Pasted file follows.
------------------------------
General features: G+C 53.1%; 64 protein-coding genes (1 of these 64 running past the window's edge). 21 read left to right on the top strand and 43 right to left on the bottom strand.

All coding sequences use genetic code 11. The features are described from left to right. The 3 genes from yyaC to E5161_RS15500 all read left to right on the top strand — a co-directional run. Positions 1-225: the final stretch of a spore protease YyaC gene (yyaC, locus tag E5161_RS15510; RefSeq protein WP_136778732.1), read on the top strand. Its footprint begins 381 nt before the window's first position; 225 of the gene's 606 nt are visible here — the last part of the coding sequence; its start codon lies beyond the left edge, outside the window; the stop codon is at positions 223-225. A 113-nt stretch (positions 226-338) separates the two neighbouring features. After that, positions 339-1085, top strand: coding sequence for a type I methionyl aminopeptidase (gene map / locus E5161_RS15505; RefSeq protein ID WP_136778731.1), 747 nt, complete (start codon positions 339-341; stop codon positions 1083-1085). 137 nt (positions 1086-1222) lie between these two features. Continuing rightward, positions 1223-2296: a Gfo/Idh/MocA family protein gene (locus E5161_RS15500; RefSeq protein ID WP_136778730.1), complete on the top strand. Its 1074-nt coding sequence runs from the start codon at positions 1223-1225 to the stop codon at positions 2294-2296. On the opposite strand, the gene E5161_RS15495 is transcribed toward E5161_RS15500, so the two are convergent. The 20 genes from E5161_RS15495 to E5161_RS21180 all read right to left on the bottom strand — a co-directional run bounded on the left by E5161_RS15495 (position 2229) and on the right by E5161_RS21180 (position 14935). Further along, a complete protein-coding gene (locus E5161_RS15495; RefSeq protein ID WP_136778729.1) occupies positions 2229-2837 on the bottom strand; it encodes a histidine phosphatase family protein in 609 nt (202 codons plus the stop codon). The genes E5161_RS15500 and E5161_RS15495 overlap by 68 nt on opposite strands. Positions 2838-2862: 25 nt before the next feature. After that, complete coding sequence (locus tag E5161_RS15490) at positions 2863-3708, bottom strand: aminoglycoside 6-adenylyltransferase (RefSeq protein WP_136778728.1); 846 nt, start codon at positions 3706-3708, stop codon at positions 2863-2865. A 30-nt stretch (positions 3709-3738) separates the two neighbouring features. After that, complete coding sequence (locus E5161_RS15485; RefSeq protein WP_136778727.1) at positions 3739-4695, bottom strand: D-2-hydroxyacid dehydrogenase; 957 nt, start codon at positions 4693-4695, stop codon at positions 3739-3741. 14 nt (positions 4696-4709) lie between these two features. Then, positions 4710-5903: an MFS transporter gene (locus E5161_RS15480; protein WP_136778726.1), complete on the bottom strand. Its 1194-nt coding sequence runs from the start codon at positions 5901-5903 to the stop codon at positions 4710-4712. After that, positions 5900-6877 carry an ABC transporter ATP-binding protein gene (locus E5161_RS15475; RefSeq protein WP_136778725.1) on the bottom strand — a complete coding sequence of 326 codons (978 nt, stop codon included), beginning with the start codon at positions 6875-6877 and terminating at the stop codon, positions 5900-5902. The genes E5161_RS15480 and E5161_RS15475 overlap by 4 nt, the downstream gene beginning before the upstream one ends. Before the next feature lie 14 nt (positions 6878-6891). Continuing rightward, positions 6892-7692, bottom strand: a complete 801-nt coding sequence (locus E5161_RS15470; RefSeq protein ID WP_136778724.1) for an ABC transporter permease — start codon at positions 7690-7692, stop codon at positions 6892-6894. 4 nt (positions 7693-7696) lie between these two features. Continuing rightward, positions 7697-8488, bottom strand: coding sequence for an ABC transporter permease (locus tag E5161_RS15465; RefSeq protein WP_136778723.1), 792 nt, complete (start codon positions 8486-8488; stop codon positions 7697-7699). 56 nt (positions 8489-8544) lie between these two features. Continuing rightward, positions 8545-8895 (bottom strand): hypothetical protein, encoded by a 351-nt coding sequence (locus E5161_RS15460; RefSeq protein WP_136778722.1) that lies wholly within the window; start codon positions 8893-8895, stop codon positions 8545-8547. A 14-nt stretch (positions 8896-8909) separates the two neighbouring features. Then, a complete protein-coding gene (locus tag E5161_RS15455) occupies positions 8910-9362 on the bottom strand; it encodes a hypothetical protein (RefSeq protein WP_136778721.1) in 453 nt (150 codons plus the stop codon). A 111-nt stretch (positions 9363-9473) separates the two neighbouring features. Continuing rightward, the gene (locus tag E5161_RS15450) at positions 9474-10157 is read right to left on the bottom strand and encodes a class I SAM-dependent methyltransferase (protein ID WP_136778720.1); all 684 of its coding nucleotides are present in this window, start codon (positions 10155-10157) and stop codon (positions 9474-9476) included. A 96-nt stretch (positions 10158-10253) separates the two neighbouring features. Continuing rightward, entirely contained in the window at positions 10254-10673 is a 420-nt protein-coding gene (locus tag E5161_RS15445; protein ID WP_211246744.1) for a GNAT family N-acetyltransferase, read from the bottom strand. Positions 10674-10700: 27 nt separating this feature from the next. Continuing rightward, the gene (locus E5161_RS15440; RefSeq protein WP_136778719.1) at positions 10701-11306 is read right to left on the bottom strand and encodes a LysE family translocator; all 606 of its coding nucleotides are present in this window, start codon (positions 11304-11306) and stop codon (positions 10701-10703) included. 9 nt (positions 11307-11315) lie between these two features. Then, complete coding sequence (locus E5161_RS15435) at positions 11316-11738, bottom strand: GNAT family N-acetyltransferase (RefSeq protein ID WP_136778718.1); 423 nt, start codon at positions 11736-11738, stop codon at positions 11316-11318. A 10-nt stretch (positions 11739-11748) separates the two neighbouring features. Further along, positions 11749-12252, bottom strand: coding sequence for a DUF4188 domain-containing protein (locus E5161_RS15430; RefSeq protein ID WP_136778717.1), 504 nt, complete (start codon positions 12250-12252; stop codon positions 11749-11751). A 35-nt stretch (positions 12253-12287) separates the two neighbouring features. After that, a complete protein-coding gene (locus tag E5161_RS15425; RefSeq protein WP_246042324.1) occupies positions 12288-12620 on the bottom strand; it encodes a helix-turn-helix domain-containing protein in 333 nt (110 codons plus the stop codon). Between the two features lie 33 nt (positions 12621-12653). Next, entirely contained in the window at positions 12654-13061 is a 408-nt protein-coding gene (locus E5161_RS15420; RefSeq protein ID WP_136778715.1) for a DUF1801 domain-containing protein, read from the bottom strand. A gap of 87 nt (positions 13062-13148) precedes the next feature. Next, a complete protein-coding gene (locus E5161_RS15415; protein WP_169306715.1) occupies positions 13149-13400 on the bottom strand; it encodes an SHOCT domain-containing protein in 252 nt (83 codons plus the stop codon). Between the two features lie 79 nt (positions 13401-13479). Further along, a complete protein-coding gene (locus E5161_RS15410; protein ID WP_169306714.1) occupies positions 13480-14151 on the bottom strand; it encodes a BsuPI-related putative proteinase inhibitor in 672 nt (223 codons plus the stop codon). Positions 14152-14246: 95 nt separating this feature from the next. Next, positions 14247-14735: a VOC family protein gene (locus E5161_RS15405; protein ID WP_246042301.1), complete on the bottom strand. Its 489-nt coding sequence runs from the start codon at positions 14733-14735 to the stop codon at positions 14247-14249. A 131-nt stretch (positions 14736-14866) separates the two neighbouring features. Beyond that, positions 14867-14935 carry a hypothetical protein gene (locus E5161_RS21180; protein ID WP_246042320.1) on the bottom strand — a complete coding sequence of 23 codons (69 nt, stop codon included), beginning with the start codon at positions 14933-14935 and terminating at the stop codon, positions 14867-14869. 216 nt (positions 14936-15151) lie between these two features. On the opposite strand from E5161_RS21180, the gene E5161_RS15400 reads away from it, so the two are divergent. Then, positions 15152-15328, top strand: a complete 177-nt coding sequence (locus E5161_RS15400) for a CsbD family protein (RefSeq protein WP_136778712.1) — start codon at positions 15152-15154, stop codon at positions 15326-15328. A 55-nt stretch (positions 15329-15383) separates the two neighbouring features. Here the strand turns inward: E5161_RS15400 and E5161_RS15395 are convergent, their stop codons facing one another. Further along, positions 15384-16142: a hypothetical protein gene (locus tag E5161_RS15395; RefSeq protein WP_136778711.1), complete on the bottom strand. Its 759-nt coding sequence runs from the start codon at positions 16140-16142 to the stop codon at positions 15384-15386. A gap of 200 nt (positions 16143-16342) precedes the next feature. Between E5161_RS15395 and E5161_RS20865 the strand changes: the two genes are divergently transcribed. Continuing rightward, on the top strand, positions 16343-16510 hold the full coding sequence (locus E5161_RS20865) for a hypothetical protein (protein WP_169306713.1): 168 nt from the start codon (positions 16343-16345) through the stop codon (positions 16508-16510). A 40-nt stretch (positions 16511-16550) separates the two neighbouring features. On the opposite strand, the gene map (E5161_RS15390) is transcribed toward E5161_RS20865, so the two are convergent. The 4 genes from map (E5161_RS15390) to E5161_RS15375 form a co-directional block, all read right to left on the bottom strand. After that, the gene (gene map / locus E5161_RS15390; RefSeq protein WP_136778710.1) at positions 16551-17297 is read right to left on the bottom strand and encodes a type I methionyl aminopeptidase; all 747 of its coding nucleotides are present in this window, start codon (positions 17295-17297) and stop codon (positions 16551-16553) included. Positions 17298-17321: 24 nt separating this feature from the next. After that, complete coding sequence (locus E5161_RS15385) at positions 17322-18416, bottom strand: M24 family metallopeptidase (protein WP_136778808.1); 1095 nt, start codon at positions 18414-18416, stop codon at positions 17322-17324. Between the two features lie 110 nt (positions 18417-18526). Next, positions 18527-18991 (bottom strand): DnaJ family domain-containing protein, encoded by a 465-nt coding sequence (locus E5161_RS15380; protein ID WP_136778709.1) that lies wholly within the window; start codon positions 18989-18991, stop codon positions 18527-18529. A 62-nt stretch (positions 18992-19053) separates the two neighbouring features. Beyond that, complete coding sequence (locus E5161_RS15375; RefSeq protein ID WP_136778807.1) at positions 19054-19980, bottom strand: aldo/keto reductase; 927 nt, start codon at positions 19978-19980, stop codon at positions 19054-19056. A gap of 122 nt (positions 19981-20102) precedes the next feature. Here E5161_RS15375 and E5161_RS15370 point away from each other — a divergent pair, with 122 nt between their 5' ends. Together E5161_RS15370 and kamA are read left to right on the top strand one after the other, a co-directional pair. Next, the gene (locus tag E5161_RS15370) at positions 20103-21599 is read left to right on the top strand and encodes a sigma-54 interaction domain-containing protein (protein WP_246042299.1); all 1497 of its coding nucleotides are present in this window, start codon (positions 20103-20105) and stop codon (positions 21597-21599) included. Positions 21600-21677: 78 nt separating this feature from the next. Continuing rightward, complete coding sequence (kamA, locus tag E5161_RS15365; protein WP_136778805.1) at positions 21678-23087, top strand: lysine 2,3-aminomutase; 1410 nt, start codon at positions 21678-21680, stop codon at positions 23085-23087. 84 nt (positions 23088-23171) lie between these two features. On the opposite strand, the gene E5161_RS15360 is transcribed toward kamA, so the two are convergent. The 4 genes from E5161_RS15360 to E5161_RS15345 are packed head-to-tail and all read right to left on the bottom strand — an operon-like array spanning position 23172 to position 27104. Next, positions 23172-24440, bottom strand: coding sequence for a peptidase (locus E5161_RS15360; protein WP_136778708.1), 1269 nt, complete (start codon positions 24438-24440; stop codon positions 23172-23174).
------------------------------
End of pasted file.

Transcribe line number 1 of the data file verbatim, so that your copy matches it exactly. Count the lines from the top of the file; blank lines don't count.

General features: G+C 53.1%; 64 protein-coding genes (1 of these 64 running past the window's edge). 21 read left to right on the top strand and 43 right to left on the bottom strand.